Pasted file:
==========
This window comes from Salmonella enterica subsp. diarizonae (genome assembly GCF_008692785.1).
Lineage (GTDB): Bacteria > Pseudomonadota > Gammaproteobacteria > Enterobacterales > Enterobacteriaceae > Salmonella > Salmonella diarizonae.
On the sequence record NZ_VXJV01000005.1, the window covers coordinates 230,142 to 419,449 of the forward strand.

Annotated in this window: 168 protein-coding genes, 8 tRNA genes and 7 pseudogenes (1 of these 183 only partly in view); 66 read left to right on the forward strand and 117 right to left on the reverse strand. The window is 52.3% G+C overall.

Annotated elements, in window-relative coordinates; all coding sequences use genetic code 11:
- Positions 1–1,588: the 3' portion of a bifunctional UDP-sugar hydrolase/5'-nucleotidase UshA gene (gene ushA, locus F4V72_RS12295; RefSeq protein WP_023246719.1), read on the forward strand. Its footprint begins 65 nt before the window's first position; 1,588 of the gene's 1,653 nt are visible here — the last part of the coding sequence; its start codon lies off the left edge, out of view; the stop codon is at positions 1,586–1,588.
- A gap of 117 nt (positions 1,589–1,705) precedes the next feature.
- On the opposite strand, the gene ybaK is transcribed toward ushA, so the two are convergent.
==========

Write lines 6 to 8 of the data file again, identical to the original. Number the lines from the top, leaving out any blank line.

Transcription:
- Positions 1–1,588: the 3' portion of a bifunctional UDP-sugar hydrolase/5'-nucleotidase UshA gene (gene ushA, locus F4V72_RS12295; RefSeq protein WP_023246719.1), read on the forward strand. Its footprint begins 65 nt before the window's first position; 1,588 of the gene's 1,653 nt are visible here — the last part of the coding sequence; its start codon lies off the left edge, out of view; the stop codon is at positions 1,586–1,588.
- A gap of 117 nt (positions 1,589–1,705) precedes the next feature.
- On the opposite strand, the gene ybaK is transcribed toward ushA, so the two are convergent.